In our approach we talk about ‘engineering success’. Because the robust systems and resources mean the vast majority of children make good progress with the universal approach, it becomes manageable to make little tweaks for the small minority of children who may need access strategies or targeted support.

Track progress and intervene quickly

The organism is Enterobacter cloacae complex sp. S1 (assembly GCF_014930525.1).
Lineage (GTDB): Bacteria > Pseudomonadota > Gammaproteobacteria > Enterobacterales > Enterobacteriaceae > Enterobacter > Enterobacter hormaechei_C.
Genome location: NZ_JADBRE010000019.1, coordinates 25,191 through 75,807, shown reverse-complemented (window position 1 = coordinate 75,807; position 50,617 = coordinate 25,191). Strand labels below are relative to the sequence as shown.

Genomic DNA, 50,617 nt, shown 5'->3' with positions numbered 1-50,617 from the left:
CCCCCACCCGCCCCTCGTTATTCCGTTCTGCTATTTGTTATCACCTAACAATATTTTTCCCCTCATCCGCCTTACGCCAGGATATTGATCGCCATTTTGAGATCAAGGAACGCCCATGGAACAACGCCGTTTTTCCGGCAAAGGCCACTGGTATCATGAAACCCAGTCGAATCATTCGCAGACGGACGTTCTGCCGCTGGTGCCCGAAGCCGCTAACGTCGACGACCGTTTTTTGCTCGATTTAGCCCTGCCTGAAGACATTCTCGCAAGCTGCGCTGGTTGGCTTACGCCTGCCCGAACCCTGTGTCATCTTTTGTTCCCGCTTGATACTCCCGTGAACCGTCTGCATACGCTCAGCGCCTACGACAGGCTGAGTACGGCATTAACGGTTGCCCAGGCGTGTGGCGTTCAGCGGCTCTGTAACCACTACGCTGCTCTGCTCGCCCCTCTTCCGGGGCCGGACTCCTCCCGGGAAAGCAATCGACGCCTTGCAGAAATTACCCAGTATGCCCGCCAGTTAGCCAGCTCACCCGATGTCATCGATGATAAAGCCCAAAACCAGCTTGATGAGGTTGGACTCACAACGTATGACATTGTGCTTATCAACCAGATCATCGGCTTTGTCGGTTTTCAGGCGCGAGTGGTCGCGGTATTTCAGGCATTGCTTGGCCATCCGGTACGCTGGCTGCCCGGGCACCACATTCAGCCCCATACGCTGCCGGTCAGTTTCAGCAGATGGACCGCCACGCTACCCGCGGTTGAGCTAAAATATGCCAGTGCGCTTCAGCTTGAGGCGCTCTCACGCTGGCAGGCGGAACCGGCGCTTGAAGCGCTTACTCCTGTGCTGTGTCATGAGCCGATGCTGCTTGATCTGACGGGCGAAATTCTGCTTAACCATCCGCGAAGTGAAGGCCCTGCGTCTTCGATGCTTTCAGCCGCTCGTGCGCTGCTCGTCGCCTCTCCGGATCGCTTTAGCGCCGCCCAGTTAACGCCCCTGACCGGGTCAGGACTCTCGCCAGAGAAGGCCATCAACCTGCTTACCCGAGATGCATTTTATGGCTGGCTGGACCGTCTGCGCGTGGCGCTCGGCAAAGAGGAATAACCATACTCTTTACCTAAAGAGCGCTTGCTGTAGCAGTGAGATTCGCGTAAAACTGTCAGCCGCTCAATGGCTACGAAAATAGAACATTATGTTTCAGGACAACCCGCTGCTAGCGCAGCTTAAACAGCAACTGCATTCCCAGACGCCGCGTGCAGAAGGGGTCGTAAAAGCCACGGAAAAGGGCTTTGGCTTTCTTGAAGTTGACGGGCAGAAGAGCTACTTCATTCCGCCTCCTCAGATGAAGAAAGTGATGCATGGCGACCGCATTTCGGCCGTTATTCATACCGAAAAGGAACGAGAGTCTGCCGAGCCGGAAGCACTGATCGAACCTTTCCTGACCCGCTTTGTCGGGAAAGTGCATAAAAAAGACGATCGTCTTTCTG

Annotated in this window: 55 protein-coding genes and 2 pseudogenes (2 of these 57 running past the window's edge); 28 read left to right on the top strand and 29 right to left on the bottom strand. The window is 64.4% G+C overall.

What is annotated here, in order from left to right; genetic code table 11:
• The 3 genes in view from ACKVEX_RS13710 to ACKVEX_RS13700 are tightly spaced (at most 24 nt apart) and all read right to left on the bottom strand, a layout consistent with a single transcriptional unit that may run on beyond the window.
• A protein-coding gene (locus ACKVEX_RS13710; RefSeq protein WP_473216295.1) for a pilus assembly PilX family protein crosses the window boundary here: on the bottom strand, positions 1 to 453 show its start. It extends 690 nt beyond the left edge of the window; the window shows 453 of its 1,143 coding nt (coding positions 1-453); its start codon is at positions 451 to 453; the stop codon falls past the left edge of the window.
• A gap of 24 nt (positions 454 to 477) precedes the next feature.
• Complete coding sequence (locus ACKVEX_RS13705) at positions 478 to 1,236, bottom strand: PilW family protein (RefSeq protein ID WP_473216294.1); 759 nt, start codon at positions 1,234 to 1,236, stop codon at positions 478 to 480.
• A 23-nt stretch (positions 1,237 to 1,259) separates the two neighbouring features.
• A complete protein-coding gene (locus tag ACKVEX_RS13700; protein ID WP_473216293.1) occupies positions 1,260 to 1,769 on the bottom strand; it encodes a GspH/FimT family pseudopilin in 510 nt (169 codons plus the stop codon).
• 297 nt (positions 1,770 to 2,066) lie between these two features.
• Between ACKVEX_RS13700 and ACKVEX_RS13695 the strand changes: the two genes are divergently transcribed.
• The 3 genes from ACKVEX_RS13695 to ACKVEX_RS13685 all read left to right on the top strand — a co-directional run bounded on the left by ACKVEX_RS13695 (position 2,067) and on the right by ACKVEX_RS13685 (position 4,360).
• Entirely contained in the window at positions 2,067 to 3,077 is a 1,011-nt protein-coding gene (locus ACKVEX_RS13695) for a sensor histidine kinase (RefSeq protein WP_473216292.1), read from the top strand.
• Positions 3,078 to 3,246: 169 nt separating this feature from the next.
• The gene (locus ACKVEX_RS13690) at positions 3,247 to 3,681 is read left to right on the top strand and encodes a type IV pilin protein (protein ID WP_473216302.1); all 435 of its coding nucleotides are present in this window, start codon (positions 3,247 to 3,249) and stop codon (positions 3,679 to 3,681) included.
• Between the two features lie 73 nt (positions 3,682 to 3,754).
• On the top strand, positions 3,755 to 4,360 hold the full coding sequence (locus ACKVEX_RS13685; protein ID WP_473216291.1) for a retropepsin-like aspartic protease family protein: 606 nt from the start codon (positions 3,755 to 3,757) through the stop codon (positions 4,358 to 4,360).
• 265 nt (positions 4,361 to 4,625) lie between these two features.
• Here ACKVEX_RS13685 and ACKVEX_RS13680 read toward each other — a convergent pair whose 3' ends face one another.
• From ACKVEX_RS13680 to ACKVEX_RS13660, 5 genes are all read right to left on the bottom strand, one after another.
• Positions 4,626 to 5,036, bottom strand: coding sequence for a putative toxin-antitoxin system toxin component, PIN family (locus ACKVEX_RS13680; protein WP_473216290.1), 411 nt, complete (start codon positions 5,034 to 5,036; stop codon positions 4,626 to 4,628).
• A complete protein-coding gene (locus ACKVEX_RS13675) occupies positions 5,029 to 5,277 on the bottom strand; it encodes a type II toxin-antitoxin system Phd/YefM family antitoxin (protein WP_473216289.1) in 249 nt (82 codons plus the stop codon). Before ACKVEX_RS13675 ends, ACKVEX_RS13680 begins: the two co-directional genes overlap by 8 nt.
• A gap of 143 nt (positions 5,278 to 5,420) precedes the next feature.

Whatever approach you use, how you will know whether your children are making good progress? And what specifically will you do if they are not? It is our job as teachers to find ways for all children to become fluent in these facts. One of the main benefits of having an approach in which everyone learns the same times tables at the same time is that it is much easier to assess how children are getting on, identify very quickly where there might be gaps opening up, and intervene straight away. The top image represents the range of times tables knowledge you might have in a typical class where times tables are not taught systematically. Some children will pick them up. Others will still be on 2s, 5s and 10s in Year 6. With such a range of attainment and knowledge any meaningful individualised support just isn't possble. However, raising the quaility of universal provision (structured approach, systematic teaching) means the majority will learn alongside peers, and just a small number need anything more than this. Suddenly this becomes manageable.